[Sample polished off in Rome, February 2014.]
The rooibos version of this is one of my favourite reds, so I had to try the black. It has very little to do with the familiar one in my cupboard, though.
Scent wise, the dry tea has a thick, buttery richness to it that I recognized so well but couldn’t quite place. And then it struck me. Rice porridge. In Sweden we make a difference between rice porridge (runnier) and rice pudding (baked in the oven, more of a cake-like texture) and the former is mainly served as a traditional Christmas dish, warm, with milk, and with cinnamon and sugar sprinkled on top.
It can be a bit of a hassle to make the actual porridge, as it easily burns (the rice is cooked in milk) – my mom has a sneaky trick, though; she takes it off the heat after it comes to a boil, and then wraps the whole thing in blankets to keep it warm until it’s time for Christmas dessert. It usually rests for five or six hours, which allows the rice to slowly cook and swell. Unwrapped, the porridge has the perfect texture and temperature, and it’s seriously the best trick ever.
And this is exactly what it smells like, on Christmas Eve, when that lid is removed.
I’m pretty sure the rice porridge effect is what’s supposed to pass for marrons glacés, but I haven’t had those since I was very small, so the rice layer is simply much further up in my memory stack.
The tea base is very pleasant, classic Mariage Frères, and I know this is one that would have appealed to me immensely if there hadn’t been such an outlandish scent/flavour parallel. As it is, I don’t really know how to feel about the whole thing. Every other sip is, ‘I like it..’, and every other, ‘…but it’s weird.’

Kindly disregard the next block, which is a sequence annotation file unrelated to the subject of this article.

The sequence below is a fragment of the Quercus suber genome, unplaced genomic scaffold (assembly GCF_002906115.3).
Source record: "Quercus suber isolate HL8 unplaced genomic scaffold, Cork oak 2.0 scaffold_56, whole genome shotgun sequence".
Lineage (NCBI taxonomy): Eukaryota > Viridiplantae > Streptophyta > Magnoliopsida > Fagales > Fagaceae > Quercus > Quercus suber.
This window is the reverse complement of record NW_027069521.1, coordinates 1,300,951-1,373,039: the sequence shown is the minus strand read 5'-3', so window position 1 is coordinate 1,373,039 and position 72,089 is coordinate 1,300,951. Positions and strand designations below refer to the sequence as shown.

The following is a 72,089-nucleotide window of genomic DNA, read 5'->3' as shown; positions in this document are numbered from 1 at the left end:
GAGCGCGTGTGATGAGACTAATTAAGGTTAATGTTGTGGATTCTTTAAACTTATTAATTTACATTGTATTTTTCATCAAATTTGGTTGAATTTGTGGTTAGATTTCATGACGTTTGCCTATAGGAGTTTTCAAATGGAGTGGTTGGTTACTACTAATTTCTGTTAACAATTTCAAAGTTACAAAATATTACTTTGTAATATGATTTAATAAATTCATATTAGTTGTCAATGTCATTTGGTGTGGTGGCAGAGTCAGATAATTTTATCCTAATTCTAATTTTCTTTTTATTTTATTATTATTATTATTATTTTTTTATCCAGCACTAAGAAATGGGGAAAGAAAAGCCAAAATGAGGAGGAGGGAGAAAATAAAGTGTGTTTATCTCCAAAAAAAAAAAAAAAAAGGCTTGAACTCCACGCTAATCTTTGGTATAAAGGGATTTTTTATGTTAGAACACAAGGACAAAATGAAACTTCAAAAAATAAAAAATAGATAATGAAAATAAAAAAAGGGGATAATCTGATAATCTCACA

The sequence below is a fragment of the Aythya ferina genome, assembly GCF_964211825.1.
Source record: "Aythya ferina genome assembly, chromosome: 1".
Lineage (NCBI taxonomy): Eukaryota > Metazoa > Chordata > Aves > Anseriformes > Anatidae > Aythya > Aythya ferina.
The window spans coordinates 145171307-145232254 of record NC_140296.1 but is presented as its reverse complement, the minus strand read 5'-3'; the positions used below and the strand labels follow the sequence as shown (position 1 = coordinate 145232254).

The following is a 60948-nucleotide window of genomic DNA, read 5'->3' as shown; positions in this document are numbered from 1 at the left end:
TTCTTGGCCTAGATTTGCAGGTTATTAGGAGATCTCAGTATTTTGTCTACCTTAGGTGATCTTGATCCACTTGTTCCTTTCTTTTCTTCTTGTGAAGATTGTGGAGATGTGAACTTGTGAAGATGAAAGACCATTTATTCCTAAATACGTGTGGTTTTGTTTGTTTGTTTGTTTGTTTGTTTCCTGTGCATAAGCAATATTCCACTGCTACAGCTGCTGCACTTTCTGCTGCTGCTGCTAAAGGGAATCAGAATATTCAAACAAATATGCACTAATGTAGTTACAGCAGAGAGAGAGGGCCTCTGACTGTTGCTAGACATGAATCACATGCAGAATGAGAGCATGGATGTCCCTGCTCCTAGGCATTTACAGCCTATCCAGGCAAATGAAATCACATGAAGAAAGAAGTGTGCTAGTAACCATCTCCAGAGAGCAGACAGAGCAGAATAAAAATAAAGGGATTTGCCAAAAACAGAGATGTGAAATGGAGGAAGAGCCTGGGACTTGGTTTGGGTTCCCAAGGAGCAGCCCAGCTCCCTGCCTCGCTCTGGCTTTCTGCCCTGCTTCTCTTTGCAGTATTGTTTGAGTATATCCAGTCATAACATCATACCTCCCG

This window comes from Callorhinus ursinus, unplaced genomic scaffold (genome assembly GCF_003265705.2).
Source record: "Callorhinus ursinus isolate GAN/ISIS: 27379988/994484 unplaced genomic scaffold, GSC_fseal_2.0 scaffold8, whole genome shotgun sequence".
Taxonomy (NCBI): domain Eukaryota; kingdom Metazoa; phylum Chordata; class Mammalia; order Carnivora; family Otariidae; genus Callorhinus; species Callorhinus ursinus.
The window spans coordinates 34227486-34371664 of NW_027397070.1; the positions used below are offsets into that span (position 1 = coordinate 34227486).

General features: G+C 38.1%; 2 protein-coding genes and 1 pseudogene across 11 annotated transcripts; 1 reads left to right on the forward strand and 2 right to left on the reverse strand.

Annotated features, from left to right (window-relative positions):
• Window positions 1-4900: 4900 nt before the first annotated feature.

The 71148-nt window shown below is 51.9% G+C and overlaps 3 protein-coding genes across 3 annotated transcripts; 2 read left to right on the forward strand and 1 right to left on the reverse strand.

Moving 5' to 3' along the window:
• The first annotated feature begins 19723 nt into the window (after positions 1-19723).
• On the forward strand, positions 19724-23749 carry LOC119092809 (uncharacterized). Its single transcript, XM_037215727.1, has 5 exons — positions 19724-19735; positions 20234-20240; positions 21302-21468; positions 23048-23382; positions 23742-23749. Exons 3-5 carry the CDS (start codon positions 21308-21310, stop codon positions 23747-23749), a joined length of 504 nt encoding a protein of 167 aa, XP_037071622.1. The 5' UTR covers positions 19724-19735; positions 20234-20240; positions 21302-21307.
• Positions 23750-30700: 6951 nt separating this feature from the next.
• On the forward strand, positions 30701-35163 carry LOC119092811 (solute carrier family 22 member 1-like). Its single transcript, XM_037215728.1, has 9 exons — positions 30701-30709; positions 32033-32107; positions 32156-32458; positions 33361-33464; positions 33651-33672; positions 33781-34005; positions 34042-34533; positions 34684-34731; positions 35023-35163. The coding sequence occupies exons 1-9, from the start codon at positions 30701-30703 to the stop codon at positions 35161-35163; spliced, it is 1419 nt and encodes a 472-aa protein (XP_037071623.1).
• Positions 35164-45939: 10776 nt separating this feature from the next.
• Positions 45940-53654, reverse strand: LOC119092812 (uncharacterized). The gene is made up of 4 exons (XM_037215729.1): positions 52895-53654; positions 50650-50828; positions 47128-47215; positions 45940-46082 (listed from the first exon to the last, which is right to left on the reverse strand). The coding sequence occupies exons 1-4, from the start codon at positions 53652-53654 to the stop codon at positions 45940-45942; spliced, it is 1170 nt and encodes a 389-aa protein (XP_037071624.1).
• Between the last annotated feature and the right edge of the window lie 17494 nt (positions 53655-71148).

Thanks for adding this and messing with my head, cteresa!
[Sample from the second round of the EU Travelling Box, spring 2014.]
Right, so how do I even explain the origin of this sample? Well, we’re doing the second round of the EU swap box, and cteresa forgot to put one of the samples she wanted to send out in the box… so she sent an envelope, too, a few days later. Of course, seeing as cteresa is cteresa (i.e. completely awesome) she added even more tea samples (hey, empty envelope, gotta fill it).
Among these were a couple that I’ve been dying to try, including this one. I have a pretty decent MF reseller here, but they haven’t had Jamaïque in stock since I moved back.
My prediction for this tea was that it would be like Vanille des Iles with a twist – and yes, that’s more or less what I find myself with here. Scent wise, there’s much more caramel in VdI, making for a rounder, sweeter profile. In terms of Jamaïque, though, there is this perfect, boozy note topping off the vanilla base. The same goes for the brewed tea, even though I find myself struggling more with flavour recollection than scent recollection this time around. In short, however – Jamaïque fronts less caramel and more booze.
It’s a very enjoyable, smooth cup, but just as in the case of VdI, I would have enjoyed a more exuberant vanilla presence.
Thank you, cteresa!
[Spin-off sample from the second round of the EU Travelling Box, spring 2014.]